(from the current story in progress, which is set in Tabat)
“This craze for exorcisms is a harmful fad,” Dr. Fantastik said to the man at his left. His tone was severe in a way that seemed at odds with the addressed man’s mien, for the lefthand man was wholely engaged in his newspaper, turning over the yellow sheets with an attention utterly untouched by Dr. Fantastik’s presence.
“A harmful fad!” Doctor Fantastik said, a trifle louder, and this time the man looked up, then left and right, as though trying to determine who the Doctor might be speaking to. Seeing an empty seat to his left and the Doctor to his right, he raised his eyebrows in a gently interrogatory fashion.
The Doctor nodded, and continued speaking as though the question of who his interlocutor was had never been in question. “It is a result of inflammatory and showy performers, whose “patients” are often accomplices and actors.”
This time the man outright shrugged. His attention dropped back to his newspaper, whose headline read (something clever to come).
Doctor Fantastik considered him. The Doctor himself was dressed in an out of heels velvet coat, of a style popular a decade or so ago. Although in neat repair, the hems were worn and shabby, and a darn spidered its way up one side. He wore ivory-framed spectacles that glinted in the tavern’s light. Like his vestments, his hair was neatly kept but had seen better days. Spots of wear shone on his scalp, uncloaked by the wisps of white hair that remained.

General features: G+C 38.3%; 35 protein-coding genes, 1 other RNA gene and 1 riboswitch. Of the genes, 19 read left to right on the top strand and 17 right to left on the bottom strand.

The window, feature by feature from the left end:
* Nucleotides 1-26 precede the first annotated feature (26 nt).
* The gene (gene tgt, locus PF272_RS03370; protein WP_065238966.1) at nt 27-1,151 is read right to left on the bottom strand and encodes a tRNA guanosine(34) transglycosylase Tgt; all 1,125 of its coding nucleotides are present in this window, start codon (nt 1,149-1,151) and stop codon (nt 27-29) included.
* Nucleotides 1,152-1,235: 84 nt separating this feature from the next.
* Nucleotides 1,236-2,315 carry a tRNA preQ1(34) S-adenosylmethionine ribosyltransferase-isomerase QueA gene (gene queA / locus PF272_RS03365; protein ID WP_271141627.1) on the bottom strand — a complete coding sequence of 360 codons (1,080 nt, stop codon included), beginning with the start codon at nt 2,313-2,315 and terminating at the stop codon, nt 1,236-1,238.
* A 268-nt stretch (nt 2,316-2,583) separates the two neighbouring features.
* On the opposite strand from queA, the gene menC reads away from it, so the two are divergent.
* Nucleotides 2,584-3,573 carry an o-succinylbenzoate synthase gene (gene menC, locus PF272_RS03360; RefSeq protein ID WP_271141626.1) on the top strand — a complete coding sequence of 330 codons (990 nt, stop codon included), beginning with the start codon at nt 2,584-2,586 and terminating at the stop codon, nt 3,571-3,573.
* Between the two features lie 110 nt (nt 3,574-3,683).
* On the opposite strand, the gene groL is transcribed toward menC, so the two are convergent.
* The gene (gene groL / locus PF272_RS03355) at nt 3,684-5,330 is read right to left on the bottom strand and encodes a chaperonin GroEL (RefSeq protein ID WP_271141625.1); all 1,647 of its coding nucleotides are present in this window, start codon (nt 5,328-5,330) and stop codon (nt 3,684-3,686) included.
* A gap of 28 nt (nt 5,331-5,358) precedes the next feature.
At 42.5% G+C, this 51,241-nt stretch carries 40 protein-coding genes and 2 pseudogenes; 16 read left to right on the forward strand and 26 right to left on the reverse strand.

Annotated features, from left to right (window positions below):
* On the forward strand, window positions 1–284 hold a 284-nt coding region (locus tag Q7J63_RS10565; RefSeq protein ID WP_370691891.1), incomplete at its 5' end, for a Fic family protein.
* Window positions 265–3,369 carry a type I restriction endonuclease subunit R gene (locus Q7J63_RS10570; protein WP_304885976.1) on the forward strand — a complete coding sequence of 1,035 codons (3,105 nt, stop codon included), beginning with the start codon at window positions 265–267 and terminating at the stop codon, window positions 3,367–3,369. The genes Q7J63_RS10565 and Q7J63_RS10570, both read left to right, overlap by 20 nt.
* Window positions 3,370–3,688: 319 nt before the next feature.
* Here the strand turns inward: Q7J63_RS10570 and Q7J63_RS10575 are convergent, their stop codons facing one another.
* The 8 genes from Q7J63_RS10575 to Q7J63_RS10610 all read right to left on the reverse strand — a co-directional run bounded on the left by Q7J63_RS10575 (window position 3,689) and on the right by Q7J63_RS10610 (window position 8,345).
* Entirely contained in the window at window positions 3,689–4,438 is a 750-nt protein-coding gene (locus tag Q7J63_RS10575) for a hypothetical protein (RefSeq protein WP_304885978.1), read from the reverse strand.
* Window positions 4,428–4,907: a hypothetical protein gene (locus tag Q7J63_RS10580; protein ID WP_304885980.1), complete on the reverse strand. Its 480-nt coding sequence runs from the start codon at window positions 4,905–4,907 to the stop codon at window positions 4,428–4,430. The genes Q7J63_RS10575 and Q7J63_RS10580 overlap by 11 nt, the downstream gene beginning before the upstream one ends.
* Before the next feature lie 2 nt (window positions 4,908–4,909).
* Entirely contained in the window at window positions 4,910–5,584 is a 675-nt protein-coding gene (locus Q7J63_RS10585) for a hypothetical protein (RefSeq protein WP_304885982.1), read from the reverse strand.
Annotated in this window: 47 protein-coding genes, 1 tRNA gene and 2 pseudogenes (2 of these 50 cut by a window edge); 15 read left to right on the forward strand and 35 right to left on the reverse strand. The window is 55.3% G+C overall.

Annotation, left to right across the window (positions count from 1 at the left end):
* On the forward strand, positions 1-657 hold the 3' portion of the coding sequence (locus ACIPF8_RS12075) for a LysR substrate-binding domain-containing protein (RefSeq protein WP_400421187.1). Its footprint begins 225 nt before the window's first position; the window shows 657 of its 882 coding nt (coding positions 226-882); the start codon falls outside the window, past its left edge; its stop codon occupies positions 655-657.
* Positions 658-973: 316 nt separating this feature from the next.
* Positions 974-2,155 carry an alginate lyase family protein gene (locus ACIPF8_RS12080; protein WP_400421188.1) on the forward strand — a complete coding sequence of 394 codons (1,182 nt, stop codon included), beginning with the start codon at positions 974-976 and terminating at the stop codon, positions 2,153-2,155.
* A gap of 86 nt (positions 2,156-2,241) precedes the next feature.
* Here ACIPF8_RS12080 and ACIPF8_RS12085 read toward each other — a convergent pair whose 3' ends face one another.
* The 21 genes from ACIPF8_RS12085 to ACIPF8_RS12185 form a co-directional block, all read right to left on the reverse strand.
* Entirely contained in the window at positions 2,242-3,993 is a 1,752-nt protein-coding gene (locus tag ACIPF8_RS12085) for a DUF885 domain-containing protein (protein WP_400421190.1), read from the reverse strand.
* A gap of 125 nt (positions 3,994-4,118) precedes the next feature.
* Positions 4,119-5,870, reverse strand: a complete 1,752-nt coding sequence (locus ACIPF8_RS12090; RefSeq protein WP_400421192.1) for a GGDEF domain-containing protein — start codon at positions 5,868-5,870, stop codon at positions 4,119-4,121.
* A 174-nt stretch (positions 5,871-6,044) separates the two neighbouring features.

He seemed about to speak when his attention was caught by a young woman entering. He watched as she paused to cast an appraising glance over the clientele, which was sparse for an afternoon in Tabat, when most took to tea-shops and taverns to drink the spiced fish-tea that was the city’s favorite drink. Doctor Fantastik was not himself drinking such a thing; rather a mug of lemon and water sat before him as she picked her way across the uneven planking of the floor to sit down on his right side.
The newspaper man at first barely spared her a glance, but then he took her in more fully and began stealing admiring looks. She was worthy of such, her skin as fashionably pale as that of any upper-class maiden, her hair immaculate and well-brushed, shining as it fell over her slightly antiquated but quality silk clothes. Her doe-soft eyes were dark and lustrous, but they did not return the newspaper reader’s glance, but rather remained fixed upon Doctor Fantastik.
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